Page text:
Point Austin: Whose City Is It?

Northcross Wal-Mart fight about a lot more than a site plan

Point Austin
It's not every day we get flamboyantly dissed in court by an attorney working for the city, but Casey Dobson was kind enough to do the honors on Tuesday, dismissing "the Chronicle and what you heard in the media" about the Northcross Wal-Mart lawsuit as so much "conspiracy theory." (See "Quote of the Week," left.) A big-shot lawyer sniffing haughtily in our direction: music to an editor's ears. With enemies like Dobson, who needs friends?

Dobson wants Judge Orlinda Naranjo to know that the Responsible Growth for Northcross lawsuit is without merit and that RG4N's legal challenges of the city's administrative procedures, its submissive development codes, and its unwillingness to hold developers to the letter of its own ordinances are frivolous and distracting. Some of us happen to think otherwise, but let's presume that dispute is now getting its full and proper hearing, and soon we'll finally learn whether Wal-Mart is legally entitled to impose its implacable will on the surrounding neighborhoods, and indeed the whole city.

It's no surprise the city's hired gun dismisses the plaintiffs' claims as so much nonsense. For the sake of the argument, let's even presume that in legal terms he's right and that "This [Wal-Mart Supercenter] site plan was approved because that's what the law required the city to do. Period." As the citizens of Austin, paying his retainer, are we supposed to be reassured if the court agrees with him? Or rather, if Dobson earns his money and the city "wins," do the citizens in fact all lose?

Property Rules

Last week, in a separate suit filed by the Allandale Neighborhood Association, Judge Mar­garet Cooper ruled that the city was not required to hold a public hearing (as provided by city ordinance) to approve a garden center – said garden center having mysteriously disappeared from most but not all copies of the site plan somewhere between City Hall and the courtroom. My unlawyered guess is that RG4N will lose on that claim, too, and probably on the drainage and protected-tree claims, under the defense's presumption that any such defects in the plan can in principle be corrected.

The objections on traffic and public-safety matters are not so easily wished away, although Lincoln Property Co. tweaked the plan and city staff rejiggered the numbers sufficiently to persuade the City Council that it could do nothing but submit to a grandfathered plat that lets Lincoln and Wal-Mart do pretty much whatever they want. Anyone familiar with the neighborhood knows that even with a diminished Northcross Mall, the Burnet Road-Anderson Lane intersection is a bear – but we're supposed to believe an upmarket, vehicle-based supercenter, calculated to draw consumers from Northwest Hills and elsewhere, will not overburden the intersection and drive pass-through traffic into surrounding residential streets. Moreover, needless to say, these highly technical planning claims are the only ones allowed into court – any evidence of Wal-Mart's reflexively poor treatment of employees, its relentless union-busting, its abuse of public health programs, or its ruthless approach to foreign contractors and their indentured labor is – in legal terms – "irrelevant."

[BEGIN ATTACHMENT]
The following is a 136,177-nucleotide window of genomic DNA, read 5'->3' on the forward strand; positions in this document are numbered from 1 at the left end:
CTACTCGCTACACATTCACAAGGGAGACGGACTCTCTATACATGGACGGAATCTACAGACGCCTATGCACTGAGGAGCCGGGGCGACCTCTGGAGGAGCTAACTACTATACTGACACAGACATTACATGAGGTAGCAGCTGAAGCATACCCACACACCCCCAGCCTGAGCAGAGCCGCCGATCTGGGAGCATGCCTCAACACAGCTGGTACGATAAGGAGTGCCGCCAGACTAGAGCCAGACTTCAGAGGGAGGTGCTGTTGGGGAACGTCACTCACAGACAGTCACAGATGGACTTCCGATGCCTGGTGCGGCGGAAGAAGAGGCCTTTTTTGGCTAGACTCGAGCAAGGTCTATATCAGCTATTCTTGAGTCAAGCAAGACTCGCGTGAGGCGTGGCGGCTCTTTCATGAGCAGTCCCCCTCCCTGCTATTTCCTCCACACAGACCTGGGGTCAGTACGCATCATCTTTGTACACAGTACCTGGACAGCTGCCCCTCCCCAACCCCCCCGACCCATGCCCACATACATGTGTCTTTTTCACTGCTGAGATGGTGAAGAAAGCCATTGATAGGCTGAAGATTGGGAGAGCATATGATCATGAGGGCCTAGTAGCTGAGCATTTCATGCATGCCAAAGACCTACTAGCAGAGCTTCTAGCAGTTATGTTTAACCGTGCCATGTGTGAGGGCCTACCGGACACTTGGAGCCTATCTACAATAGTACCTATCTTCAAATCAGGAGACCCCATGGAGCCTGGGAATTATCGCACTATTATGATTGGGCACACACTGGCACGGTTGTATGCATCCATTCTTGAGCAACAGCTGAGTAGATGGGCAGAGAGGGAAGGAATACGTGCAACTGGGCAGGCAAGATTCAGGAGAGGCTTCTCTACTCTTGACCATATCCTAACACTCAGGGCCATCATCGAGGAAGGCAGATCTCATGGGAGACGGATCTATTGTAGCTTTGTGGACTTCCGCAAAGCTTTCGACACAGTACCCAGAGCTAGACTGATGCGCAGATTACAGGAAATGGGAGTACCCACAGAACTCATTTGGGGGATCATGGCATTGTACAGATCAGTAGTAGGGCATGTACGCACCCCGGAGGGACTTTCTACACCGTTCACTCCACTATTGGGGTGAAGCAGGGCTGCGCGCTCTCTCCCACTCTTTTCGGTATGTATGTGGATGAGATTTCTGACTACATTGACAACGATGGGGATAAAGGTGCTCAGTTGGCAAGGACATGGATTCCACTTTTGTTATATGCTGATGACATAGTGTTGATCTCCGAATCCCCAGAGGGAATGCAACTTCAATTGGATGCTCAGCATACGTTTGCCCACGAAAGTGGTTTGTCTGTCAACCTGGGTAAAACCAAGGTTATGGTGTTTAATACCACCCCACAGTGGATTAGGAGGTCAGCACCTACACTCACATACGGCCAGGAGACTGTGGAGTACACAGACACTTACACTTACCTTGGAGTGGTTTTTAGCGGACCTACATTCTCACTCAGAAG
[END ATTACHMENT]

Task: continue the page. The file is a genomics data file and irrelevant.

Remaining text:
Wal-Mart's defenders insist that if the site plan stands up in court, that settles the matter, the neighbors are wrong, and we should open our municipal arms to the Bentonville Behemoth. Yet should it be any surprise that the laws governing property – especially as amplified by the Texas Legislature and enforced by Texas courts – are written precisely to insulate those with the most property from the unruly impertinence of ordinary citizens?

Wal-Mart is the proverbial 800-pound gorilla, who sits anywhere he wants.

We Live Here

At RG4N's Sunday Feisty Fest, Brigid Shea pointed out that the neighbors had already won a major victory in simply delaying the project long beyond its planned January start date. Another speaker gestured to the surrounding Triangle development (where we sat), noting that because the neighbors had stoutly intervened, the slowed-down project ended up much more well-designed and quite successful (and by the way, much more residentially and commercially dense). So whatever happens in court, RG4N and the neighborhoods are to be congratulated for taking on the landlords and the city on behalf of the rest of us and insisting that whatever a decades-old plat says, the residents of the neighborhoods – and the citizens of Austin – have a right to be heard and considered on a project that will transform their daily lives.

Jim Hightower asked simply, "Whose city is it?" and called the council members "gutless" because they wouldn't hold a public hearing on the project, whatever the literal terms of the ordinance. (I wanted to ask for a response, but with a lawsuit in progress, the members are currently mum.)

As it happens, the Northcross site is now the population center of Austin. So if Wal-Mart and the city indeed "win," for the next decade or so (when Wal-Mart's stores typically exhaust their life span), we shall have at our nexus a real and symbolic reminder of who really runs America, including our own little corner of it. And that sucking sound you hear will be lots of Austin's liquid assets on their way to coffers in Dallas and Bentonville – along with just a little bit more of our democratic sovereignty.

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WalMart, Wal-Mart, Northcross, Responsible Growth for Northcross, Casey Dobson, Lincoln Property Co., Jim Hightower

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